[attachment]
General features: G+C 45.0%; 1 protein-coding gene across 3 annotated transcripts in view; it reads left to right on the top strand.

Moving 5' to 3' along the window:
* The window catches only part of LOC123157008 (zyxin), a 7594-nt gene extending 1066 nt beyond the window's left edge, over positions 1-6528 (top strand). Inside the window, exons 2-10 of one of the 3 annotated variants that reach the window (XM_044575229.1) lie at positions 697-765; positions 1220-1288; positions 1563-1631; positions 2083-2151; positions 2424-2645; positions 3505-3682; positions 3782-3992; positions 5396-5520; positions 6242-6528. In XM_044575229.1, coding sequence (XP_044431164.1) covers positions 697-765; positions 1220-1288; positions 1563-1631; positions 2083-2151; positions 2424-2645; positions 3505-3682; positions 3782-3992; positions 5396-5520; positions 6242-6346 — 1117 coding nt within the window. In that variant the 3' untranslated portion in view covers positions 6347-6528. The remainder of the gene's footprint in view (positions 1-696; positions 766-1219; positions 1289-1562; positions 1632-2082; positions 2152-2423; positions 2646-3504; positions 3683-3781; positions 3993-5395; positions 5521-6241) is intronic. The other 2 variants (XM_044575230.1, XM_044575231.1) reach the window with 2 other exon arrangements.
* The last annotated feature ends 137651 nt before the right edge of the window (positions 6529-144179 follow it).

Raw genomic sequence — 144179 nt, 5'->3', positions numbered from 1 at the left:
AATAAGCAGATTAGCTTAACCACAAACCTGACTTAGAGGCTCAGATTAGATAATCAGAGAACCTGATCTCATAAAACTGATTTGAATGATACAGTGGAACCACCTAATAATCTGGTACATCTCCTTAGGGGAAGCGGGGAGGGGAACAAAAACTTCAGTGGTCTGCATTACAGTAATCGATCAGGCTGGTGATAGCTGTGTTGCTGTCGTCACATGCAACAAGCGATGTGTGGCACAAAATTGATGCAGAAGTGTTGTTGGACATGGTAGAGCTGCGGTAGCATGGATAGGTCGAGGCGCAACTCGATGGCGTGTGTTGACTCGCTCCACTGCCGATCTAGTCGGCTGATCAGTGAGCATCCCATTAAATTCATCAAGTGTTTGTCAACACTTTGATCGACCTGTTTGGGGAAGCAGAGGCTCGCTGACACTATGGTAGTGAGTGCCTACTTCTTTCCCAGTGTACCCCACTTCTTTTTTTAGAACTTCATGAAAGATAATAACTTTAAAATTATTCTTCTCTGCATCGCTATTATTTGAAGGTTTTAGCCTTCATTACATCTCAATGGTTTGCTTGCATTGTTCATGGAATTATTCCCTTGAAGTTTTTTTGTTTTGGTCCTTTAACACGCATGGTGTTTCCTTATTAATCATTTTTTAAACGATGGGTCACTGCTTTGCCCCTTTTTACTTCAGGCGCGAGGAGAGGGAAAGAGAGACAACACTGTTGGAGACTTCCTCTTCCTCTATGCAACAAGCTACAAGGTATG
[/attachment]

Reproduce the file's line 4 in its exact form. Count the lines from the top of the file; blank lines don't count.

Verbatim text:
* The last annotated feature ends 137651 nt before the right edge of the window (positions 6529-144179 follow it).